Format

Send to

Choose Destination
Virology (Auckl). 2015 Nov 5;6:11-6. doi: 10.4137/VRT.S31744. eCollection 2015.

Estimation of Hepatitis B Virus, Hepatitis C Virus, and Different Clinical Parameters in the Thalassemic Population of Capital Twin Cities of Pakistan.

Author information

1
Atta-ur-Rahman School of Applied Biosciences, National University of Sciences and Technology (NUST), Islamabad, Pakistan.
2
Atta-ur-Rahman School of Applied Biosciences, National University of Sciences and Technology (NUST), Islamabad, Pakistan. ; Foundation University Medical College, Foundation University Islamabad, DHA Phase I, Islamabad, Pakistan.
3
Safe Blood Transfusion Programme, Ministry of National Health Services, Government of Pakistan.
4
Atta-ur-Rahman School of Applied Biosciences, National University of Sciences and Technology (NUST), Islamabad, Pakistan. ; Department of Chemistry, School of Sciences, University of Management and Technology (UMT), Lahore, Pakistan.

Abstract

Hepatitis B and C are serious public health problems worldwide. Thalassemia patients are dependent on blood transfusions throughout their life and are at high risk of viral infections. The aim of this study was to estimate the prevalence of hepatitis B/C infections and different clinical parameters in multitransfused thalassemia population. In this study, 262 multitransfused β-thalassemia patients were enrolled from the capital twin cities of Pakistan. The presence of hepatitis B virus (HBV)/hepatitis C virus (HCV), alanine aminotransferase (ALT) level, serum creatinine, serum ferritin, hepatomegaly, splenomegaly, and splenectomy were analyzed. The overall prevalence of HBV and HCV was 3.08% and 55.73%, respectively, with 100% of patients older than 20 years had HCV infection. The ALT levels among HBV- and HCV-positive thalassemia patients were 92.62 ± 41.57 U/L and 98 ± 63.65 U/L, respectively; creatinine values observed were 0.4 ± 0.35 mg/dL (for HBV) and 0.39 ± 0.24 mg/dL (for HCV), while serum ferritin levels were 6865.87 ± 1649.13 ng/dL (for HBV) and 5445.95 ± 3059.28 ng/dL (for HCV). A total of 74.8% and 82.20% of HBV- and HCV-positive patients had hepatomegaly with an average increase in liver size of 4.17 and 4.33 cm, respectively. Splenomegaly was observed in 64.9% and 67.12% of HBV- and HCV-positive patients with an average increase in spleen size of 4 and 4.46 cm, respectively. Splenectomy was observed among 14.50% and 15.75% of HBV- and HCV-infected thalassemia patients. There is a strong need to properly screen blood before transfusions to reduce the future load of viral hepatitis from Pakistan.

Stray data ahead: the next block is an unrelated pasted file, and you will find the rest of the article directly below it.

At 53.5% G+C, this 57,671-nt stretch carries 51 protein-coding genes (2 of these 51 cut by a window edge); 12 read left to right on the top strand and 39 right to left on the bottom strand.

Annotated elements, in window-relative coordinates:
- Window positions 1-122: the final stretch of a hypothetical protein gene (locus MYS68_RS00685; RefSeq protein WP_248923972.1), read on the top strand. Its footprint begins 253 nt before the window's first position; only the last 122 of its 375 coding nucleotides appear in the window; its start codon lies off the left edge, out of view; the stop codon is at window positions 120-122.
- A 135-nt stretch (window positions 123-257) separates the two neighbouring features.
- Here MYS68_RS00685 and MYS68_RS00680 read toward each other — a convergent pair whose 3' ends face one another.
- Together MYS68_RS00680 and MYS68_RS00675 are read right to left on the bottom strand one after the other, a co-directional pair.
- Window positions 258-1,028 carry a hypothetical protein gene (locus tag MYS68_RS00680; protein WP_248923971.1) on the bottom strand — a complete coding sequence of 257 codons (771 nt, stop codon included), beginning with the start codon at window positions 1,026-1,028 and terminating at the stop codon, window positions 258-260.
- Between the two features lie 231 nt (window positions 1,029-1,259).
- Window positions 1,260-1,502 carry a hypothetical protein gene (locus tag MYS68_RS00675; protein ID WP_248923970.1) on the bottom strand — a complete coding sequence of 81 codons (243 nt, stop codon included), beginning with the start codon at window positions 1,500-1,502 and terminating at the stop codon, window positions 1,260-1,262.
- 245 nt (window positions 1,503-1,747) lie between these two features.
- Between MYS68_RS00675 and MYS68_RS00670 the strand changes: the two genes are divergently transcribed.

KEYWORDS:

hepatitis B virus; hepatitis C virus; hepatomegaly; splenectomy; splenomegaly; thalassemic patients; transfusions

Supplemental Content

Full text links

Icon for Atypon Icon for PubMed Central
Loading ...
Support Center